In our Discrete Mathematics University course, there was a discussion on the Knapsack problem (as it is called).
The problem goes like this:
A U.S. shuttle is to be sent to a space station in orbit around the earth, and 700 kilograms of its payload are allotted to experiments designed by scientists. Researchers from around the country apply for the inclusion of their experiments. They must specify the weight of the equipment they want taken into orbit. A panel of reviewers then decides which proposals are reasonable. These proposals are then rated from 1 (the lowest score) to 10 (the highest) on their potential importance to science… It is decided to choose experiments so that the total of all their ratings is as large as possible (Otto, Spence, Eynden, & Dossey, 2006).
After this outline, we’re asked to examine algorithmic variations that would allow us to postulate the most efficient experiments out of the 4096 possible variations that come about from the 12 possible experiments.
Isn’t it interesting how a mathematical question can become an existential question? While theoretically, one could evaluate the knapsack equation from a logical perspective, and get the ‘biggest bang for the buck’, one also has to wonder (if this were a real scenario) who assigned the rating values for these experiments, and what type of objective/subjective approach did they take?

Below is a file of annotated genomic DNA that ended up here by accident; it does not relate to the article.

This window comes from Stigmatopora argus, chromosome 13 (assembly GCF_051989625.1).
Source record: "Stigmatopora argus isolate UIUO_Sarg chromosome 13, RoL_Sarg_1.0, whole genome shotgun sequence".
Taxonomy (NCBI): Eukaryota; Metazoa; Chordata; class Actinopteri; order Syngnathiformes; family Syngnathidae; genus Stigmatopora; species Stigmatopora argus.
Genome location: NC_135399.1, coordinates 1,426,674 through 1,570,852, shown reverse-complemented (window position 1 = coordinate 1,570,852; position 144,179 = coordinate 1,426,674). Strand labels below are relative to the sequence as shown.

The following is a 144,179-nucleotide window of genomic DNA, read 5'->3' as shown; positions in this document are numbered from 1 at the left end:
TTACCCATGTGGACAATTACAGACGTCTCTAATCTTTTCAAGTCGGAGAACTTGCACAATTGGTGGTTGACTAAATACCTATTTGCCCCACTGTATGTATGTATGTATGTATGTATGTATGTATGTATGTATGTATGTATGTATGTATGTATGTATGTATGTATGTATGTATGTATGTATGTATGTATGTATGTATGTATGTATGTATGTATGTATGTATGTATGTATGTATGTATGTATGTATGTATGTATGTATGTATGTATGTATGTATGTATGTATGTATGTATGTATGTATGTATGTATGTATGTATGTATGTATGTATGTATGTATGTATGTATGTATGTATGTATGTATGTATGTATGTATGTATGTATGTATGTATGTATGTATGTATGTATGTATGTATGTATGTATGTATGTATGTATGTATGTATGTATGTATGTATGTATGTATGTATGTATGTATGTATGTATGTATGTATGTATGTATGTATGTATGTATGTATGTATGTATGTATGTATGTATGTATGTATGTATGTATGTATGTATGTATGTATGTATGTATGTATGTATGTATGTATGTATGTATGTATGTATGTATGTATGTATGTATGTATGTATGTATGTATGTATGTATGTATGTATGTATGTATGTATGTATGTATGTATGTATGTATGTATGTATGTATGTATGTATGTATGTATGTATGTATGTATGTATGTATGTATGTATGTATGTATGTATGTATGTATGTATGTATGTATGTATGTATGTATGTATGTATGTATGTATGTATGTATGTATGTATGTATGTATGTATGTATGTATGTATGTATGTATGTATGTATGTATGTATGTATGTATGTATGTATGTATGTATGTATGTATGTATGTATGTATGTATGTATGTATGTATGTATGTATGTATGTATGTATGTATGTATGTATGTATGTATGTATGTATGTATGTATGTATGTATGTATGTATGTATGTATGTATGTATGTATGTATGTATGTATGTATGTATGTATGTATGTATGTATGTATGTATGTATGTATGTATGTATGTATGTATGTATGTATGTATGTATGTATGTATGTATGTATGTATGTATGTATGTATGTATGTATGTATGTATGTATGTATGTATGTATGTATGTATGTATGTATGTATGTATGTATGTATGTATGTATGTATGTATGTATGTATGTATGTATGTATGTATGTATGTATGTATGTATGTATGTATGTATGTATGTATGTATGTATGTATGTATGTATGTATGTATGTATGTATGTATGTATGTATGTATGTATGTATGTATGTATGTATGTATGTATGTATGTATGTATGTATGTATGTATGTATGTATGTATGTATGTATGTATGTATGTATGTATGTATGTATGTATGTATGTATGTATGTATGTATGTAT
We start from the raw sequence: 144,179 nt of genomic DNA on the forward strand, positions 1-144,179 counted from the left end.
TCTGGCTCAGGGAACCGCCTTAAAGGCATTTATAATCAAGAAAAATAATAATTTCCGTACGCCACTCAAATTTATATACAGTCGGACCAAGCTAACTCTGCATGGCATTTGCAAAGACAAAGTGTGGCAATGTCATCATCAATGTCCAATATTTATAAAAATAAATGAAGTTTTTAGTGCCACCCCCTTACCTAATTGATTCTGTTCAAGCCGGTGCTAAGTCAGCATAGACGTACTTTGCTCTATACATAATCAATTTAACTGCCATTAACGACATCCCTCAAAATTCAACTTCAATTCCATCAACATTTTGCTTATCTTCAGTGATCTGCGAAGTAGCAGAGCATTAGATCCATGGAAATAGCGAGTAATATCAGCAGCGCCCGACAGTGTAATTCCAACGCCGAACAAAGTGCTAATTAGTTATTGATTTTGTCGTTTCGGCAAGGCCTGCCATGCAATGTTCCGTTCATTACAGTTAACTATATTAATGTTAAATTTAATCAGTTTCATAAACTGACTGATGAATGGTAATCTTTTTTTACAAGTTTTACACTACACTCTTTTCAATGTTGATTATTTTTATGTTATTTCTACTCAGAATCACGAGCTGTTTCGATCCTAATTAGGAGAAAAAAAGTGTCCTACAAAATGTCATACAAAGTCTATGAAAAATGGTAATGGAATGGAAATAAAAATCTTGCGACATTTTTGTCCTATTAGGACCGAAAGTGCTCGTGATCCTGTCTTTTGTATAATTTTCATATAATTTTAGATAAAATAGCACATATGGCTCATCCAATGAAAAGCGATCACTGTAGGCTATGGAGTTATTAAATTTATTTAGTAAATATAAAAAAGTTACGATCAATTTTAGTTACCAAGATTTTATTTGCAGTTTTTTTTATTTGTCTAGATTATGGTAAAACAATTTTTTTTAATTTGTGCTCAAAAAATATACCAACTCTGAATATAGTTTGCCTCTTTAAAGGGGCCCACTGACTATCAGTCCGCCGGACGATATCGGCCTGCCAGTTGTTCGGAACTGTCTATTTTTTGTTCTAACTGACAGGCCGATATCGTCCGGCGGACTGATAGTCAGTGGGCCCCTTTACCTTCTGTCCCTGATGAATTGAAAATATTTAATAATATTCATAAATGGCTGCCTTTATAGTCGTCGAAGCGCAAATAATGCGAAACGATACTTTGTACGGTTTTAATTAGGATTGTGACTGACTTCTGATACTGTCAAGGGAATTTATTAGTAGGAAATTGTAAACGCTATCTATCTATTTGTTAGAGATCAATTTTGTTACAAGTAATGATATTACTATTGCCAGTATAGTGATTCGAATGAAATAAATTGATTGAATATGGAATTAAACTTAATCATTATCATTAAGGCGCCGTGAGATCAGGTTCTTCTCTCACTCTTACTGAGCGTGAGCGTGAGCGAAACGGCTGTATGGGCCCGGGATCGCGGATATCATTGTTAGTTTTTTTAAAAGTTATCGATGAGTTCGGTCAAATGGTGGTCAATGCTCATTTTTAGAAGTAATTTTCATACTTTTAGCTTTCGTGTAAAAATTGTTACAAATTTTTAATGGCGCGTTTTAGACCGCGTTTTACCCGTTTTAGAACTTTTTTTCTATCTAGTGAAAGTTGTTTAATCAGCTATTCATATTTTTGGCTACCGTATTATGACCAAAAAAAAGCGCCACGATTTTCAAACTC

For example: what if we had two experiments, one that would give us more information about cancer and one that gave us better insights to obesity. Most people might be inclined to include the research on cancer, as the rate of death directly attributed to cancer in the world is typically thought to be much higher than those attributed to obesity. However, what if the probable outcome of the research on cancer might move us a few years ahead in our research, but the research on obesity has a probable end goal of realizing the end of obesity within just a few years. What about all of the secondary causes of death that are indirectly linked to obesity. How does one decide the rating mathematically?
This seems to show that even while our capabilities of solving complex algorithmic variations using state machines can increase the efficiency of mathematical computation; the answer to Alan Turing’s fundamental question of whether or not a computer can ever make ‘human’ decisions seems to lie outside of the realm of algorithmic efficiencies!
Otto, A. D., Spence, L. E., Eynden, C. V., & Dossey, J. A. (2006). Discrete Matmatics – Fifth Edition. Boston: Greg Tobin.